While the present description of an embodiment of the invention uses the example of a business that sells to potential customers over the telephone, the usefulness of the present invention is not limited to a telephone sales environment. In most businesses, having conversations with potential customers, potential investors, potential partners, existing customers, etc., is vital to the success of the business. Yet, as the value of the target person 103 goes up, the difficultly in establishing communication with the target 103 typically goes up as well, and consequently, the success rate of calling attempts goes down.

The value of the target 103 is not the only relevant factor. The value of the user 101 to the business is also an important consideration. As the value and importance of the user 101, who is attempting to establish communication with a target 103, goes up, such higher value users 101 typically have greater responsibilities in connection with their respective business, and usually have important meetings and other business activities that place demands upon the user's time. Therefore, an inverse relationship typically exists between the value and importance of the user 101 attempting to establish communication with a target 103, and the time that the user 101 has available to engage in dialing and attempting to call the target 103. Nevertheless, having communications with targets 103 is a business critical activity that must be done for the success of a user's business.

Experience has also shown that calls are more efficiently done if the calls are made in a block in which conversations concerning a similar theme or subject matter are concentrated together. This may be defined as monothematic calling sessions. For example, it is more efficient for a user 101 to arrange in a block, or a single calling session, all calls that the user 101 needs to make to venture capitalists with whom the user 101 wants to talk to about investing in the user's business. Or the user 101 may wish to devote a calling session to conversations with existing customers, either to gauge customer satisfaction, explore an expansion of the existing business, discuss a new product offering or product upgrade, etc. Or the user 101 may engage in a calling session for the purpose of engaging in conversations with a list of targets 103 that the user 101 wants to talk to about an expansion of the user's business into Europe or some other new territory.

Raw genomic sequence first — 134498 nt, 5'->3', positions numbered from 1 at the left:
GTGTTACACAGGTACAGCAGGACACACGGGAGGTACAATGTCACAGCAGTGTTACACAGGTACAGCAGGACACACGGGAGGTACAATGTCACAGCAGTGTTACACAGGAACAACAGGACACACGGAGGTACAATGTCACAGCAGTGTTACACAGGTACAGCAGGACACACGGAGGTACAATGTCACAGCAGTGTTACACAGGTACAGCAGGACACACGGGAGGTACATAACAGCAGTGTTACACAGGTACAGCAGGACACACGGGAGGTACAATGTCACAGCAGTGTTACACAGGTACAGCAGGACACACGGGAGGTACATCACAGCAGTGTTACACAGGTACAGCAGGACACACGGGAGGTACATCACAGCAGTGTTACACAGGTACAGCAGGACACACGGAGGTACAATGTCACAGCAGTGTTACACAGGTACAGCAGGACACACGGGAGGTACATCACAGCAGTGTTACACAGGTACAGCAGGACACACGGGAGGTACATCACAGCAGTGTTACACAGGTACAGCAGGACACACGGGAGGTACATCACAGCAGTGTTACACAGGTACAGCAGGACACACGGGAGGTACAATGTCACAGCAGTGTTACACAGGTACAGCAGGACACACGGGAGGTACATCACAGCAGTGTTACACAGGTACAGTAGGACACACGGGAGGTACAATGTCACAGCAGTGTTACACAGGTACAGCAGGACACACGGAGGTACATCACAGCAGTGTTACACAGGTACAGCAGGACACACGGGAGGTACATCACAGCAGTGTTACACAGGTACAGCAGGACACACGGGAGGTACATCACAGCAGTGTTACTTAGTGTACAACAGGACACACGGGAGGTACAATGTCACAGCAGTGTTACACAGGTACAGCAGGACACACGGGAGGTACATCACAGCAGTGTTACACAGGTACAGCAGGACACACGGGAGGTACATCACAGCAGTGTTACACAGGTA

Experience has shown that a user 101 generally has better results when engaging in conversations concerning the same subject matter or theme, if the conversations are grouped together and conducted in a concentrated activity. If a user 101 is able to engage in several conversations in a relatively rapid sequence, it is easier to take advantage of anything that is learned during a previous conversation and apply it to subsequent conversations. For example, it is easier for the user 101 to try different approaches and to accurately gauge which approach appears to achieve better results. When conversations occur in a concentrated fashion, it is easier for a user 101 to try different messages, to try different calling lists, or to try different times of day for attempting calls. For example, if a user 101 is attempting to manually place calls at the slow success rate typical of conventional dialing approaches, it is difficult for the user 101 to reliably determine such information as, for example, when is the best time of day to call potential customers on the East Coast, or what day of the week do targets 103 on a particular list having certain characteristics tend to answer the telephone more frequently, etc.